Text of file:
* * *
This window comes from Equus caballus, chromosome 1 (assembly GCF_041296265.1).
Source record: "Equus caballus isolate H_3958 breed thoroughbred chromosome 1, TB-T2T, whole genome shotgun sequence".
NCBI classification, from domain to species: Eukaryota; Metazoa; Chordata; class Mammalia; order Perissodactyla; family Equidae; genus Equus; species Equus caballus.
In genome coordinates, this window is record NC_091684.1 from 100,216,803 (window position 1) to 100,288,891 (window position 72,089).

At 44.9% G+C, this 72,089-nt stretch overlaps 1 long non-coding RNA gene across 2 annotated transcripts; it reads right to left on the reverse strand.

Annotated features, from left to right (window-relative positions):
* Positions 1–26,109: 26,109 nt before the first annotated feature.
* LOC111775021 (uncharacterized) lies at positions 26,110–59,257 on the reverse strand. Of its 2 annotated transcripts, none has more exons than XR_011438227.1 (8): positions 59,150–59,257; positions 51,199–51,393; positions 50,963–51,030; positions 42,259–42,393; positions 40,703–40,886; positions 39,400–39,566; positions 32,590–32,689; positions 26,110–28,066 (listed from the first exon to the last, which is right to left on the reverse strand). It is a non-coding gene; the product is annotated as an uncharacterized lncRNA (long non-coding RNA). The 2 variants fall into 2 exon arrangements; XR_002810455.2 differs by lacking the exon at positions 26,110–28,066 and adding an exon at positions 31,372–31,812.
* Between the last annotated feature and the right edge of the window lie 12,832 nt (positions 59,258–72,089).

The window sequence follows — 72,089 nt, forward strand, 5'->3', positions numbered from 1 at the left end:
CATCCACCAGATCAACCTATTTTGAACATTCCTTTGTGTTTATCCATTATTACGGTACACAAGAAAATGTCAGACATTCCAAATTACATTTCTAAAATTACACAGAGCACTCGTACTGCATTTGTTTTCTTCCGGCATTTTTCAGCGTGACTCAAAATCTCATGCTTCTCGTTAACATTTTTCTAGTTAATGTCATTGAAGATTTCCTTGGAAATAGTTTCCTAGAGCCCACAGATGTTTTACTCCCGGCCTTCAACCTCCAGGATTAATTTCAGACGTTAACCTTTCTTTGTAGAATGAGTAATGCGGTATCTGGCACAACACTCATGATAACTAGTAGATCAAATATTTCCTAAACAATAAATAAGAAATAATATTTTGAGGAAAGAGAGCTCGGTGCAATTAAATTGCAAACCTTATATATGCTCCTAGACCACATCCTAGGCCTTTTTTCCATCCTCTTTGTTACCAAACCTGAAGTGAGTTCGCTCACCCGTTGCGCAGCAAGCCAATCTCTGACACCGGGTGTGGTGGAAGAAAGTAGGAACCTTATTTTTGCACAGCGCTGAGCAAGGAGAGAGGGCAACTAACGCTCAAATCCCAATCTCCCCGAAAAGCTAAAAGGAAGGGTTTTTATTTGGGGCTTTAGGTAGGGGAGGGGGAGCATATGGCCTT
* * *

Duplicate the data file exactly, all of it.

This window comes from Equus caballus, chromosome 1 (assembly GCF_041296265.1).
Source record: "Equus caballus isolate H_3958 breed thoroughbred chromosome 1, TB-T2T, whole genome shotgun sequence".
NCBI classification, from domain to species: Eukaryota; Metazoa; Chordata; class Mammalia; order Perissodactyla; family Equidae; genus Equus; species Equus caballus.
In genome coordinates, this window is record NC_091684.1 from 100,216,803 (window position 1) to 100,288,891 (window position 72,089).

At 44.9% G+C, this 72,089-nt stretch overlaps 1 long non-coding RNA gene across 2 annotated transcripts; it reads right to left on the reverse strand.

Annotated features, from left to right (window-relative positions):
* Positions 1–26,109: 26,109 nt before the first annotated feature.
* LOC111775021 (uncharacterized) lies at positions 26,110–59,257 on the reverse strand. Of its 2 annotated transcripts, none has more exons than XR_011438227.1 (8): positions 59,150–59,257; positions 51,199–51,393; positions 50,963–51,030; positions 42,259–42,393; positions 40,703–40,886; positions 39,400–39,566; positions 32,590–32,689; positions 26,110–28,066 (listed from the first exon to the last, which is right to left on the reverse strand). It is a non-coding gene; the product is annotated as an uncharacterized lncRNA (long non-coding RNA). The 2 variants fall into 2 exon arrangements; XR_002810455.2 differs by lacking the exon at positions 26,110–28,066 and adding an exon at positions 31,372–31,812.
* Between the last annotated feature and the right edge of the window lie 12,832 nt (positions 59,258–72,089).

The window sequence follows — 72,089 nt, forward strand, 5'->3', positions numbered from 1 at the left end:
CATCCACCAGATCAACCTATTTTGAACATTCCTTTGTGTTTATCCATTATTACGGTACACAAGAAAATGTCAGACATTCCAAATTACATTTCTAAAATTACACAGAGCACTCGTACTGCATTTGTTTTCTTCCGGCATTTTTCAGCGTGACTCAAAATCTCATGCTTCTCGTTAACATTTTTCTAGTTAATGTCATTGAAGATTTCCTTGGAAATAGTTTCCTAGAGCCCACAGATGTTTTACTCCCGGCCTTCAACCTCCAGGATTAATTTCAGACGTTAACCTTTCTTTGTAGAATGAGTAATGCGGTATCTGGCACAACACTCATGATAACTAGTAGATCAAATATTTCCTAAACAATAAATAAGAAATAATATTTTGAGGAAAGAGAGCTCGGTGCAATTAAATTGCAAACCTTATATATGCTCCTAGACCACATCCTAGGCCTTTTTTCCATCCTCTTTGTTACCAAACCTGAAGTGAGTTCGCTCACCCGTTGCGCAGCAAGCCAATCTCTGACACCGGGTGTGGTGGAAGAAAGTAGGAACCTTATTTTTGCACAGCGCTGAGCAAGGAGAGAGGGCAACTAACGCTCAAATCCCAATCTCCCCGAAAAGCTAAAAGGAAGGGTTTTTATTTGGGGCTTTAGGTAGGGGAGGGGGAGCATATGGCCTT